USDA Pegs Rail Losses at a Half-Billion Dollars
Upper Midwest farmers lost about $570 million on sales of soybeans, wheat, and corn last year because of painful rail delays that began with the bumper 2013 harvest and persisted into fall 2014. The snarl-up could lead to closer federal monitoring of railroads and impinge on selection of a successor to investor Warren Buffett, the Wizard of Omaha.
Growers in Minnesota, Montana, and the Dakotas were hit hard by railcar shortages and missed shipments because they rely heavily on railroads to move their crops. Railroads usually transport 80% or more of grain and oilseeds leaving Montana and North Dakota. In South Dakota, railroads haul 39%; in Minnesota, they haul 35%.
Based on depressed local prices and higher shipping costs, USDA economists estimate farmers in the four states were paid an average 17¢ a bushel less than expected for corn, 18¢ a bushel less for wheat, and 11¢ a bushel less for soybeans from January 1 to November 30, 2014, when compared with the previous three or four years.
“These lower commodity prices have a direct effect on farm income, reducing crop receipts for the season,” says USDA. Costs to farmers “could be as much as 3% of cash receipts, or about $570 million.”
Storage bins were still clogged with leftover grain when harvest began last fall, driving up storage costs and lowering elevator bids.
Although service has improved, U.S. railroads are operating at nearly full capacity. Disruptions such as a spate of bad weather or a surge in demand “are likely to cause performance problems,” cautions USDA. South Dakota Senator John Thune says he will use his position as Commerce Committee chairman to look for long-term solutions.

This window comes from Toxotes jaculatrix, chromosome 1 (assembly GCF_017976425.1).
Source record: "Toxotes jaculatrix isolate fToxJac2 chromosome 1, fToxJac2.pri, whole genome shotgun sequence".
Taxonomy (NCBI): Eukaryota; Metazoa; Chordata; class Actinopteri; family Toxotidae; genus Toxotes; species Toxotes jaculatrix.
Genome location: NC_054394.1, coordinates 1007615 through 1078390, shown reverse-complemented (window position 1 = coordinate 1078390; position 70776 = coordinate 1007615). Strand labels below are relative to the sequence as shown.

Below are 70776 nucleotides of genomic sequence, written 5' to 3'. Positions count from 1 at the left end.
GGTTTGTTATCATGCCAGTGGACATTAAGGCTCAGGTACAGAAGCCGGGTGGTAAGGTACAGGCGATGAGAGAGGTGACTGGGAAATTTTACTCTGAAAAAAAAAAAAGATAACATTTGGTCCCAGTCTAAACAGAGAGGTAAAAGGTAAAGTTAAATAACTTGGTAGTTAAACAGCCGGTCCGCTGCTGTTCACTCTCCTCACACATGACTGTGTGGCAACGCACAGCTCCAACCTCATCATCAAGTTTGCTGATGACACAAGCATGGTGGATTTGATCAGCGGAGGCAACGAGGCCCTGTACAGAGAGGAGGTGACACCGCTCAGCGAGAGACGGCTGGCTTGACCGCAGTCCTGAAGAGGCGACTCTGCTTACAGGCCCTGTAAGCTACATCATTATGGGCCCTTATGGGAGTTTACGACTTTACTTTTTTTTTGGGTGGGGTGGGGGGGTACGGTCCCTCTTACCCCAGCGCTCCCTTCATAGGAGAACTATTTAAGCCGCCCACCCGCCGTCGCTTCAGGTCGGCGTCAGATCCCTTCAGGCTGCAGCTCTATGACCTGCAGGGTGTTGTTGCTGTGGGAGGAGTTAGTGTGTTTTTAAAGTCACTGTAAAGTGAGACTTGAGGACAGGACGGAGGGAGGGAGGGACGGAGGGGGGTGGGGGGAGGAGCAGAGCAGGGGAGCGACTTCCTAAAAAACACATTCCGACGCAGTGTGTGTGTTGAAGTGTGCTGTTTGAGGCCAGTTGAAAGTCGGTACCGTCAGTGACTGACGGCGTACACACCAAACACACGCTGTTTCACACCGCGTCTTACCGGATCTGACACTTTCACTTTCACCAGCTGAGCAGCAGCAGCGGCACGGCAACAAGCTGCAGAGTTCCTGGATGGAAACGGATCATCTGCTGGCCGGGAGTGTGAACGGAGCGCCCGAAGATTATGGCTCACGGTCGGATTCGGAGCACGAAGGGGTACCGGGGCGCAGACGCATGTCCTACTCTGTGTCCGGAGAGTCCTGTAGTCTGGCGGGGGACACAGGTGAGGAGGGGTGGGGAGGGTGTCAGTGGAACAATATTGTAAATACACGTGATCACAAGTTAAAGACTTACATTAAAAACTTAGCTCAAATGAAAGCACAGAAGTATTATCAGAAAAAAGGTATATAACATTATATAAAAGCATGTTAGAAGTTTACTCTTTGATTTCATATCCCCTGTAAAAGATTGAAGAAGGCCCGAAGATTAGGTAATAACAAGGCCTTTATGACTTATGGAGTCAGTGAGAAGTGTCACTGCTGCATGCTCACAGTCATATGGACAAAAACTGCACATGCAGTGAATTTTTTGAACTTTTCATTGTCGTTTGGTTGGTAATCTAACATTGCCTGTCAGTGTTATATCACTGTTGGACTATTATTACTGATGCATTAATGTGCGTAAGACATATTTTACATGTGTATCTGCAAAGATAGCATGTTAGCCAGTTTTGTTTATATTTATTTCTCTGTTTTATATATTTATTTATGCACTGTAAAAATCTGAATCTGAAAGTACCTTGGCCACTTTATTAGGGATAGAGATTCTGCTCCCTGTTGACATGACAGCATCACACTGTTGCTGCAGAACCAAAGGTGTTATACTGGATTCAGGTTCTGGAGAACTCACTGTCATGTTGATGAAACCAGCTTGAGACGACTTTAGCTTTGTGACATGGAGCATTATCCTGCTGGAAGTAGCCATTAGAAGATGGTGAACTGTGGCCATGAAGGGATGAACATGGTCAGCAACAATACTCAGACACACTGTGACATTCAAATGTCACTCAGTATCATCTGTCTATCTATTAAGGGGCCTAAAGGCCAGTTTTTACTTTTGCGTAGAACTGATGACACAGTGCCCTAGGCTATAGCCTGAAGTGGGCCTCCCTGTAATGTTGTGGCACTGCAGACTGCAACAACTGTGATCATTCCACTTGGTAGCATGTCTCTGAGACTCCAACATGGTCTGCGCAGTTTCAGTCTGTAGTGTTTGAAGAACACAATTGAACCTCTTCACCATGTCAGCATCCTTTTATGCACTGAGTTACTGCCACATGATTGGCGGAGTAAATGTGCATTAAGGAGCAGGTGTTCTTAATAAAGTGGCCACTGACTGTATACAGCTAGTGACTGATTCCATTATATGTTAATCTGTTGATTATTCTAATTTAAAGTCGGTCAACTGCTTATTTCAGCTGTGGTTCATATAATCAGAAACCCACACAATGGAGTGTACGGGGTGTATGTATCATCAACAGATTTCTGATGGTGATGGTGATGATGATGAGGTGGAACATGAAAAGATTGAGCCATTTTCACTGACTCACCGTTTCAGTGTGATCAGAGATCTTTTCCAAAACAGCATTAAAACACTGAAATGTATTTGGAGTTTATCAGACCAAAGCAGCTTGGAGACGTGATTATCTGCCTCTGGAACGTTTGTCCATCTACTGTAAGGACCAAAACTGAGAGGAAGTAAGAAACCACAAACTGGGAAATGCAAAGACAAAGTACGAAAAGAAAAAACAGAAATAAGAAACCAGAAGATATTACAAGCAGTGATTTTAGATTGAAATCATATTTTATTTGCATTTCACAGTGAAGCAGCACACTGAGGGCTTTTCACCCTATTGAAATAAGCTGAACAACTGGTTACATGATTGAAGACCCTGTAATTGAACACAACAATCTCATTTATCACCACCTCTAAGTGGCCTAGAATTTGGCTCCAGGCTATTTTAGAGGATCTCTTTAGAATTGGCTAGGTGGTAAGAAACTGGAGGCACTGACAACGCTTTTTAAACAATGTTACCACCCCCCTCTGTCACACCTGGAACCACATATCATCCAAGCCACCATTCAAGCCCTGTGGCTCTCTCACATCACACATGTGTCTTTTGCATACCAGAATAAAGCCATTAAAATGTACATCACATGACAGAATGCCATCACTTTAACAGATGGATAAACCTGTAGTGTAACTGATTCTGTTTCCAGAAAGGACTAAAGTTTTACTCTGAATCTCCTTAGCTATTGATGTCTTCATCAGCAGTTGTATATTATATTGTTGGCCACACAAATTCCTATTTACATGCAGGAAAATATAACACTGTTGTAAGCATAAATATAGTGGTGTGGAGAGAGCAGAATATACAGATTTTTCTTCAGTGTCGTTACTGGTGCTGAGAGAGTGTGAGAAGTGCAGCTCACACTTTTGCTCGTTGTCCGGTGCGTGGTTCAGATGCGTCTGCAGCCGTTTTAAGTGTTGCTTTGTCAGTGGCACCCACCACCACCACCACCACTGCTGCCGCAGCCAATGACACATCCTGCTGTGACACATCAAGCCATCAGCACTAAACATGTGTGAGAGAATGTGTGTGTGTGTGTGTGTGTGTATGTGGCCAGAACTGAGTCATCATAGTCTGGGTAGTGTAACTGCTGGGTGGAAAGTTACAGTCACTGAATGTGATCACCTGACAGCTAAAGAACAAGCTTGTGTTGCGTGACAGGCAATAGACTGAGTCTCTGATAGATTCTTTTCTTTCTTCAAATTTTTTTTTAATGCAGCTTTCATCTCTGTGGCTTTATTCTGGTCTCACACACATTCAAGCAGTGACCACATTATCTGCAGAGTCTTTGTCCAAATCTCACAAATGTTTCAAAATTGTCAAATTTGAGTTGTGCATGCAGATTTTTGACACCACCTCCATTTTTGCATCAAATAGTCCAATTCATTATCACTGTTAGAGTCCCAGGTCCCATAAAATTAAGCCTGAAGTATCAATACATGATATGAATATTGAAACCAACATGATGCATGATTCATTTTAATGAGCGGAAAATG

The U.S. Surface Transportation Board, which oversees rail rates and service, will decide in coming weeks whether to require long-haul railroads to file weekly traffic reports.
The reports are filed now under a temporary rule. The National Grain and Feed Association says a permanent rule “will be invaluable to rail users and their customers” by keeping a finger on the pulse of rail activity so trouble will be spotted early.
Buffett, whose Berkshire Hathaway bought the Burlington Northern Santa Fe Railway in 2009, says BNSF, a major Midwest carrier, “disappointed many of its customers” in 2014 and will spend $6 billion this year, 26% of expected revenues, “a truly extraordinary amount,” on plant and equipment to improve its performance.
Analysts note that BNSF chief Mark Rose, who’d been viewed as a potential successor to Buffett, was not mentioned in Berkshire’s annual letters to stockholders in late February.
The full USDA report on rail losses is here.